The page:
The other obvious difference is how the number five is spoken, it sounds like finco instead of cinco as in the rest of the Hispanic world.

Within Spain, people from Madrid (Madrilenos) would pronounce their home town like Madrith.. with the “th” actually extended such as Madrithhhh… This is not to sound like Daffy Duck saying thufferin thuccotash. It’s hard to convey the exact sound orthorgraphically.

SRM

sinscriven's avatar

@srmorgan
Thanks for enlightening me on that, that explains the whole sounding like a lisp thing.

That how Madrilenos say Madrid thing is going to bug me for a while, it’s the one thing google wouldn’t give me an answer to.

icebox355's avatar

Very fast and quiet

SeventhSense's avatar

From my understanding Spain is the most formal;like Britain is to the English language. They use the vosotros. The vosotros form is used on a daily basis in Spain and rarely even heard in the rest of Spanish speaking world outside of church and in books and films that come from Spain, although people in other Spanish-speaking countries do understand it.

elcastellano's avatar

Actually SeventhSense you’re wrong, we ain’t the most formal. We cuss like sailors. and vosotros was around befor venerial diseases, Vds. sorry ustedes. Bilingual joke. Ok humor aside.

anywhozits, as one whos heard mostly spanish castilian, and mexican castilian, I find it hard to understand other dialects don’t know why (except for peruanos and colombianos, and boricuas for some reason). And before anyone argues on it being called castilian, I know several mexicans that call it castellano too. I also no some that say español. and I use to say hablo español all the time, but I learnd some historia and now I say castilian. Now we don’t speak with a lisp. There wasn’t no lisping king, if that was true then we’d pronounce s’s with a z (zeta or theta.). @ sinscriven your wrong to. We don’t substitute the theta for s it evolved that way and it’s here to stay. (I will say there are ceceante regions, lisping reagions, where they over correct and pronounce s as if it were z) Actually if I’m not mistaken I believe in my studies we learned that the zeta or theta sound evolved first from ts sound then the s from ts sound came about. Look at it this way, would you say I need to take a bass for I need to take a bath or Hey bess for Hey beth. Just givin y’all somethin to think about. Os dejo algo en que podéis pensar. Language is just quirkey, get used to it and accept that some regions have their pronounciations and others there’s, learn your version and you’ll be fine anywhere, as long as you use edumacated castilian then you’ll be fine. Sorry pronunthiathiones. Or better yet: pronunziaziones. laters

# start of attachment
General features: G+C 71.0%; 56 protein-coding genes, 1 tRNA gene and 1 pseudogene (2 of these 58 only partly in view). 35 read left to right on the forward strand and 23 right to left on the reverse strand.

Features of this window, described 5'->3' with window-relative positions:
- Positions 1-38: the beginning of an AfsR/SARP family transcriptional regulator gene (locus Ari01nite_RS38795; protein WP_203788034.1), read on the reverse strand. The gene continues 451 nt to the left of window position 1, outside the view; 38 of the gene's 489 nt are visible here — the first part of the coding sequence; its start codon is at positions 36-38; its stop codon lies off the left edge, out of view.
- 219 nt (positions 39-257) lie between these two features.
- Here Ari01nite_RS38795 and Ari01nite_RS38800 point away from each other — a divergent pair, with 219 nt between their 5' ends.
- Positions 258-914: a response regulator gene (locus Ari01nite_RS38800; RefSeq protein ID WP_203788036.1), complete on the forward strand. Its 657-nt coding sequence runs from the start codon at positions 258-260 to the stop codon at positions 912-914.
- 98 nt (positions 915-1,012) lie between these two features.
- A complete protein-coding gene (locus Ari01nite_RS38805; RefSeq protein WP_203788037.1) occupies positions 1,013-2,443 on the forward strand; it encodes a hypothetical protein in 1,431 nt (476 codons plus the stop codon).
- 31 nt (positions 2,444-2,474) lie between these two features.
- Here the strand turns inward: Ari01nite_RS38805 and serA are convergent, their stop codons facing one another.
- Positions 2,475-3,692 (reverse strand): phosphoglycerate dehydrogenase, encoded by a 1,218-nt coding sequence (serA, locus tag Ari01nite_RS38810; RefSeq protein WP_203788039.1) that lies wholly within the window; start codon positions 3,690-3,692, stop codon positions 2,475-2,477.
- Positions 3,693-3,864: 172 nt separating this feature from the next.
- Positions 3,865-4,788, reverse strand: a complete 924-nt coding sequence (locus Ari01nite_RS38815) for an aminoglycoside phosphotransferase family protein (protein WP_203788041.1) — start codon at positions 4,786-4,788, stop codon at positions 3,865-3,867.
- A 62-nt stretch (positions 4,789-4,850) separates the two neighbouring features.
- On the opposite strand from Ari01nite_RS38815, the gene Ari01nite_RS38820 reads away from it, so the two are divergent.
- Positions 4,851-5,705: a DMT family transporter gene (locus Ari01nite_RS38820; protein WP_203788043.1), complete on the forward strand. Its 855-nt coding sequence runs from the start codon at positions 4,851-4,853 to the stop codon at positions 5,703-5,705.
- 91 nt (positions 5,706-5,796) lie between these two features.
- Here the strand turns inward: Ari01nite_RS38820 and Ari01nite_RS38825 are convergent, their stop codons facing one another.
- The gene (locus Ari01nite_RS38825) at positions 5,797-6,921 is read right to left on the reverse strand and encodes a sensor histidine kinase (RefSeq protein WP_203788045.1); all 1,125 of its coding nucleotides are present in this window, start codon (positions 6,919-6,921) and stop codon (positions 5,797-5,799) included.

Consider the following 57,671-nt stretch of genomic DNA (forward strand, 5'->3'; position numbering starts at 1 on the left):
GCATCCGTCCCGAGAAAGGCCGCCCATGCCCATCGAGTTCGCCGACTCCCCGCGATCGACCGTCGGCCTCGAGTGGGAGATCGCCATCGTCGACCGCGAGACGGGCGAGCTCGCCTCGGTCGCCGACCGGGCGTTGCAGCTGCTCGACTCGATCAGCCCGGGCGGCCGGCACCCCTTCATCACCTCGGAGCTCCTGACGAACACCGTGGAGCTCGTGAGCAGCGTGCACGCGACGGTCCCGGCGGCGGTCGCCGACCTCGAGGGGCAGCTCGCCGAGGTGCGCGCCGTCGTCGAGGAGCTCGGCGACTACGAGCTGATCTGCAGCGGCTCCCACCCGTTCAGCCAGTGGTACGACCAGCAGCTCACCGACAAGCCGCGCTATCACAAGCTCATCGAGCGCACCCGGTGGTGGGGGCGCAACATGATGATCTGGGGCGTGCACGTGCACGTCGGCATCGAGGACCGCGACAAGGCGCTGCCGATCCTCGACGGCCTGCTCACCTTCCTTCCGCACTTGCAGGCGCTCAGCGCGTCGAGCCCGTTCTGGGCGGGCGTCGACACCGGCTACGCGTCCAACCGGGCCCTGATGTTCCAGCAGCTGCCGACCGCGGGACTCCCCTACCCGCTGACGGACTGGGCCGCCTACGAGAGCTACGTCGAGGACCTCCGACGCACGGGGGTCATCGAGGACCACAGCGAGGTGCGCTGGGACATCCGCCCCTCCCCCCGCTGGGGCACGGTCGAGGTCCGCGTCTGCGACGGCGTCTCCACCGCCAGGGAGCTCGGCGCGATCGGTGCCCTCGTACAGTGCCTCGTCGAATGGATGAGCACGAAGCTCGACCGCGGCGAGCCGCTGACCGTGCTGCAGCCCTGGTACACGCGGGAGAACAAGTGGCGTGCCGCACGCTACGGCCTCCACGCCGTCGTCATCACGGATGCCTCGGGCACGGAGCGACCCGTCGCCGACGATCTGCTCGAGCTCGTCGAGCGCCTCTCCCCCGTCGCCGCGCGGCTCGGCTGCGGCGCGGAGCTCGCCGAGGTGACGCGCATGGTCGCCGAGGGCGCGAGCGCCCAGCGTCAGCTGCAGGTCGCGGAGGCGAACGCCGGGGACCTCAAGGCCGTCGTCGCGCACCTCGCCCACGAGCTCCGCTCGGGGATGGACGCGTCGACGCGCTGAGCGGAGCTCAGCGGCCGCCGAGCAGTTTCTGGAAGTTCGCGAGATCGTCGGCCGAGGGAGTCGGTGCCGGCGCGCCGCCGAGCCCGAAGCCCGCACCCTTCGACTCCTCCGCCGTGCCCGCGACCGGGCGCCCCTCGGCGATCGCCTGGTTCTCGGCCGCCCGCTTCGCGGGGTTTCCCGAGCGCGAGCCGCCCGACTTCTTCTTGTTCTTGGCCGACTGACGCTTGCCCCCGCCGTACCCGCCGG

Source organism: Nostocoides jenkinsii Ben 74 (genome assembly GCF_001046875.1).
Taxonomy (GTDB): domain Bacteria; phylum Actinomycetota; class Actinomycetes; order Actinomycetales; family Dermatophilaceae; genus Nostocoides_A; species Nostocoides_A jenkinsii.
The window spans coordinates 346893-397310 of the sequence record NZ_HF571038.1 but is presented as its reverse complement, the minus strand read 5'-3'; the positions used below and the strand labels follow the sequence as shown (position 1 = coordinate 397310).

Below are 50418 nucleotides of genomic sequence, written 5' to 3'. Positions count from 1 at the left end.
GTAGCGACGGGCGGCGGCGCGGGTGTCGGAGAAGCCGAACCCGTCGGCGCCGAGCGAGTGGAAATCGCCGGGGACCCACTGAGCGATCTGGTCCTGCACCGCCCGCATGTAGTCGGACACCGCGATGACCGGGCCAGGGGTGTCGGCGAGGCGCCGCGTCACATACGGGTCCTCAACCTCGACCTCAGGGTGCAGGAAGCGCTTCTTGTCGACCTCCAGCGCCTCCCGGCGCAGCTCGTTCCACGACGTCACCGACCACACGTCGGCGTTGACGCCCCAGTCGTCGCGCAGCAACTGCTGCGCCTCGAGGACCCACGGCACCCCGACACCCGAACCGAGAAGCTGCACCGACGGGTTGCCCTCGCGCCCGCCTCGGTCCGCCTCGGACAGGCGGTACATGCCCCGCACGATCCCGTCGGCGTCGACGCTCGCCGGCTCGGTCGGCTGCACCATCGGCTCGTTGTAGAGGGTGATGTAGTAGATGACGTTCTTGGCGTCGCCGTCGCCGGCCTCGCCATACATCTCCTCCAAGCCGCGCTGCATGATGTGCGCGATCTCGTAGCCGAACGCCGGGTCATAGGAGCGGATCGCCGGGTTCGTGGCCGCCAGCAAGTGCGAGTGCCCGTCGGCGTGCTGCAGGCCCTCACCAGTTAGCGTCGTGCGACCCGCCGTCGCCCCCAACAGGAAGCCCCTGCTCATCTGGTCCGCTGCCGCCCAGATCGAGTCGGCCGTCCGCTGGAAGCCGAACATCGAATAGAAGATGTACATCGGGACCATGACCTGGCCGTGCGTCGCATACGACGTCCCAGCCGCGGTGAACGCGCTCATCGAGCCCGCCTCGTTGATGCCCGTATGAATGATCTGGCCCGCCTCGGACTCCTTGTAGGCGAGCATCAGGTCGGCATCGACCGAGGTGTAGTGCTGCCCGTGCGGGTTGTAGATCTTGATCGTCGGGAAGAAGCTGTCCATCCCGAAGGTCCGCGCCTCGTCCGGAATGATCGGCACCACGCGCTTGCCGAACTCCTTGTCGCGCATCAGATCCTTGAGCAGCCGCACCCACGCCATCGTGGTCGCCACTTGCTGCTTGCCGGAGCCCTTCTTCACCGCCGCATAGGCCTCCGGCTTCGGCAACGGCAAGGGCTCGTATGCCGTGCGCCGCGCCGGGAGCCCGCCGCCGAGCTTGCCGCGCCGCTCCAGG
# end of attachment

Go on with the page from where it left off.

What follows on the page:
elcastellano's avatar

Take that back I understand porto rikens some times

SeventhSense's avatar

@elcastellano
Well formal inasmuch as the country with the most weight as per the language…Vulgarity notwithstanding.

Strauss's avatar

When I studied Spanish in school, it was, of course, Castillano. I lived in Texas for some time and became almost fluent in Spanish when speaking and working with native Spanish speakers there. When I later moved to Florida, I had someone who called herself a “Puerto-yorkan”, who said my Spanish sounded very formal to her (her term for it was high-class).

I have also noticed differences in the Spanish spoken in California, Colorado, and even different regions of Texas. There seem to be larger differences in speakers from various South American countries,